People have been worshipping at — and marveling at — the rock-hewn churches of Lalibela for centuries. These intricately carved monuments, which collectively comprise a UNESCO World Heritage Site, are some of the oldest and most interesting in Africa, and the largest churches of their kind in the world. While hundreds of visitors see Lalibela every year, their origins and the cultural practices surrounding them remain largely a mystery. But here are 10 things we DO know about the rock-hewn churches of Lalibela, Ethiopia, from how they were constructed, to the modern rituals that take place in them.
They are almost 1,000 years old
Although nobody has been able to figure out an exact construction date on the churches, it’s thought that they were built between the 12th and 13th centuries. Some scholars believe the churches continued to be built into the 14th century as well.
There are 11 of them
While you might see one the most famous churches (the Church of Saint George) in most pictures featuring Lalibela, there are actually 10 more of them. The churches are set up in four different groups scattered around the town, including the northern group, eastern group, western group, and two farther afield.
The churches and town are named after an Ethiopian king
Lalibela was an actual person and the churches in the city are attributed to him. He was considered a recluse earlier in his life, but later became king of Ethiopia, only to become a recluse again. Lalibela is thought to have built ten of the churches while he was alive.
It’s home to the largest monolithic church in the world
One of the rock-hewn churches (Bet Medhane Alem) is thought to be the largest monolithic church in the world. This puts it ahead of similar churches that were carved out of rock in Bulgaria, France, Finland and Cappadocia, Turkey.
The churches are home to one of the biggest Timkat festivals
The churches of Lalibela host one of the largest Timkat festivals in the country, and pilgrims from all around the province converge in the town for it. During the festival, pilgrims participate in three days of singing, dancing and festivities around the Church of Saint George.
Over 1,000 priests go to the churches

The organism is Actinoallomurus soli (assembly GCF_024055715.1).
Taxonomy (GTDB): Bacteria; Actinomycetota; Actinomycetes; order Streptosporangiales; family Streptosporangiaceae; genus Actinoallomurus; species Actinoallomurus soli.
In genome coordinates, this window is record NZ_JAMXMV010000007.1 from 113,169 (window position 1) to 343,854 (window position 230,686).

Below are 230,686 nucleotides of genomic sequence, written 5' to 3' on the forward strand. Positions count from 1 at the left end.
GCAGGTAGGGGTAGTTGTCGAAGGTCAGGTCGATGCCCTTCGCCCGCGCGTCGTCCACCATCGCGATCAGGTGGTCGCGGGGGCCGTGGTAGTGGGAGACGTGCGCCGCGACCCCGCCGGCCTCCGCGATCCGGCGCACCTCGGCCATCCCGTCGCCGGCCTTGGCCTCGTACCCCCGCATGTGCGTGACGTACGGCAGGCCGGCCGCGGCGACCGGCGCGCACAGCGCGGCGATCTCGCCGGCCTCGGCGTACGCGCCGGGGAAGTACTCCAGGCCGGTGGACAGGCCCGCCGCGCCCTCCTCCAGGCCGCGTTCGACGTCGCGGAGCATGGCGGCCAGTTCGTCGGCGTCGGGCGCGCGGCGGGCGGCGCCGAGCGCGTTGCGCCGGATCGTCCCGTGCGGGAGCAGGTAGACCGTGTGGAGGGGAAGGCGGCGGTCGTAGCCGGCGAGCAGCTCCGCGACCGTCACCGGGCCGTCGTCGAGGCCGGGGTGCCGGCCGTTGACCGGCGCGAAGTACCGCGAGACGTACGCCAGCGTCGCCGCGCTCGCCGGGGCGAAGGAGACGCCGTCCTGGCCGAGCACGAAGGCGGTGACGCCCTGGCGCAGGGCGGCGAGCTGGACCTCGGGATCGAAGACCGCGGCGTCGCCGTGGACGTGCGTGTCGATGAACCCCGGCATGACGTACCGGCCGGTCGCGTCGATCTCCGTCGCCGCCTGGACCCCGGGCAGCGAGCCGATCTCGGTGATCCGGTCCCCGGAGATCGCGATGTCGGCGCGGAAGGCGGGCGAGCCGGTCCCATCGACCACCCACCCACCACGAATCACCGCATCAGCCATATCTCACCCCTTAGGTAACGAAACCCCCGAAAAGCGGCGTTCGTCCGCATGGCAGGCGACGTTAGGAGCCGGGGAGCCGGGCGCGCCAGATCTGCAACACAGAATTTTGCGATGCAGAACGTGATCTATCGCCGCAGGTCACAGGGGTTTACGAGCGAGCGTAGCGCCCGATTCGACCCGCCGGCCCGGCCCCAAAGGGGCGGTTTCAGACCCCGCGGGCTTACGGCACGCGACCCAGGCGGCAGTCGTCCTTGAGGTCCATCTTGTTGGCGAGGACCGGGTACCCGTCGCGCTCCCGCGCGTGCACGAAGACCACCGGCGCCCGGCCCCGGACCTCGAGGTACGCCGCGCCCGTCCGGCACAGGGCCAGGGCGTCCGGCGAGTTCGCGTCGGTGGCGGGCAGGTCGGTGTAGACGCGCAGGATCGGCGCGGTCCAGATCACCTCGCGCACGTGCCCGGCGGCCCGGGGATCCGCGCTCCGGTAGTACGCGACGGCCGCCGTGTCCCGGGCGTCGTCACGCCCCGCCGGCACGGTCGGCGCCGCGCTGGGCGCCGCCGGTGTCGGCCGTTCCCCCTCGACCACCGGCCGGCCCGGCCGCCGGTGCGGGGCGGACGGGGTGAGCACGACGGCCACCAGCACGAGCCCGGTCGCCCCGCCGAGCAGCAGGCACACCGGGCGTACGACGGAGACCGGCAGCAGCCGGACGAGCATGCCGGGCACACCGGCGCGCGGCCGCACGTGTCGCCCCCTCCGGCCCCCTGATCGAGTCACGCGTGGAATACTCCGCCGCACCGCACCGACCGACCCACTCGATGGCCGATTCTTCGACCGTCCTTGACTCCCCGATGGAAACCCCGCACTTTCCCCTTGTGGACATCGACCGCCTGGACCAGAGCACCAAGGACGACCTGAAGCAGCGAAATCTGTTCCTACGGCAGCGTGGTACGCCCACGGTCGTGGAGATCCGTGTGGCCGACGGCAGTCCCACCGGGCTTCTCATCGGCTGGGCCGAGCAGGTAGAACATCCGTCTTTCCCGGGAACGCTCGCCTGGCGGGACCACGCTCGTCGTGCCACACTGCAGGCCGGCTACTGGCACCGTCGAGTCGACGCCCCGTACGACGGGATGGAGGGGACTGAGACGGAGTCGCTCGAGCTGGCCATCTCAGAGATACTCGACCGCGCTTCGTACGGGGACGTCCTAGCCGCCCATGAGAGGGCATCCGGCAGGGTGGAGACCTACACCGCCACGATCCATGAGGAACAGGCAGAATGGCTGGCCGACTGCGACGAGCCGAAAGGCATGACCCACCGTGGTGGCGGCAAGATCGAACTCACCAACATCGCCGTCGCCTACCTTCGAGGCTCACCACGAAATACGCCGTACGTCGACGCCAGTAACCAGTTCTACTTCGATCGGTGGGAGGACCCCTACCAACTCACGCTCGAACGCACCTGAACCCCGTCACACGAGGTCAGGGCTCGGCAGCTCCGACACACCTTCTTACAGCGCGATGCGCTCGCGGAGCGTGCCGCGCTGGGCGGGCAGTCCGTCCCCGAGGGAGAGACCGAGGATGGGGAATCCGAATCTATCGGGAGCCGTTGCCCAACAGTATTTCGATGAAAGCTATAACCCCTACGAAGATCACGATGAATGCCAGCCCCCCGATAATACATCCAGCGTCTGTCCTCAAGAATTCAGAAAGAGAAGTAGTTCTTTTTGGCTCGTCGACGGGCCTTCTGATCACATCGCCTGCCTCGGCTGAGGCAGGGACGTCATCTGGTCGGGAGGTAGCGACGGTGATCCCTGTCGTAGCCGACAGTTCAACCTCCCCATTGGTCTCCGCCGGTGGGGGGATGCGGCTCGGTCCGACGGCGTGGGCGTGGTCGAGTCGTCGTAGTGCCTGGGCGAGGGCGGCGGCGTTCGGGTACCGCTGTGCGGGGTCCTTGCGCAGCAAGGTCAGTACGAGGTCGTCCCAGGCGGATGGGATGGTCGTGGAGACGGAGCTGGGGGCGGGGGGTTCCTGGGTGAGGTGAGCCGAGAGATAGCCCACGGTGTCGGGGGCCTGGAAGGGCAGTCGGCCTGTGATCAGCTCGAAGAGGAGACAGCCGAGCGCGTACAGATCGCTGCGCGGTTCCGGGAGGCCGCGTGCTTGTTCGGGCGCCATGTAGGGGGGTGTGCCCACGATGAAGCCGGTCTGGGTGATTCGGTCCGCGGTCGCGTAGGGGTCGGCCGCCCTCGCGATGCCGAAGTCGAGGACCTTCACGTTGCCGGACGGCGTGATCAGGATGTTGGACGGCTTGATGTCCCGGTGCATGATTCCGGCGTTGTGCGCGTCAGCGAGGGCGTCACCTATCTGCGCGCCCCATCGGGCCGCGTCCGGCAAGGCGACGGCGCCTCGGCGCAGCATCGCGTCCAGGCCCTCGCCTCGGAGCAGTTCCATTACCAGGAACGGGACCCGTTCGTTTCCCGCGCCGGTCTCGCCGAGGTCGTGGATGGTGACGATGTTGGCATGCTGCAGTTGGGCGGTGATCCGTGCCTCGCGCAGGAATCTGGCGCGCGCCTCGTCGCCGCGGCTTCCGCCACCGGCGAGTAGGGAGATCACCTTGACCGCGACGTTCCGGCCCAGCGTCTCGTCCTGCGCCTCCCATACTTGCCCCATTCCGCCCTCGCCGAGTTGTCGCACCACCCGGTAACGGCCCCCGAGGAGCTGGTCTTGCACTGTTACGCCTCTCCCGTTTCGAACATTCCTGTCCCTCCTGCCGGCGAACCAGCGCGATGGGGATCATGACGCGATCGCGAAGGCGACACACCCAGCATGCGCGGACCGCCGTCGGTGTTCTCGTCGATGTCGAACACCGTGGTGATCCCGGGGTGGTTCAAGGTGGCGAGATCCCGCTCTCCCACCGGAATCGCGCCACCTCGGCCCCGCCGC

The town of Lalibela only has around 10,000 people, but over 1,000 priests participate in religious rituals at the churches throughout the year. There are regular processions in and around the churches outside of the Timkat festivities.
The churches aren’t built from the ground up
Unlike most churches, the ones in Lalibela weren’t actually built from the ground up. Instead, they were excavated and carved out of the ground with hammers and chisels. The tallest (or deepest) church is over 40 feet high (or low), depending on how you look at it.
The first Europeans to see them were amazed
Europeans didn’t lay eyes on these works of architecture until the 1520s, when Portuguese explorer Pero da Covilha and priest Francisco Alvares visited them. The priest wrote, “I weary of writing more about these buildings, because it seems to me that I shall not believed if I write more.” While another Portuguese visitor came a few years after Covilha and Alvares, no other Europeans came for another 300 years!
The churches are expensive to visit
If you want to visit the churches, prepare to pay. Visitors to the region can’t just waltz into the area, instead they will have to pay US$50 in order to see the churches. While the price might seem steep compared to other churches in Africa, if you came all the way to Lalibela, you might as well fork up the money and pay to see these incredible works of art.
They aren’t the only rock-hewn churches in Ethiopia
The rock-hewn churches in Lalibela are certainly an ancient marvel, but they aren’t the only ones in the country. Located in northern Ethiopia, the Tigray region is home to far more of these churches than Lalibela, numbering around 150 of them. The churches are spread out all the way between Axum and Mekele. However, you’ll need to do some serious hiking and climbing to go inside them.
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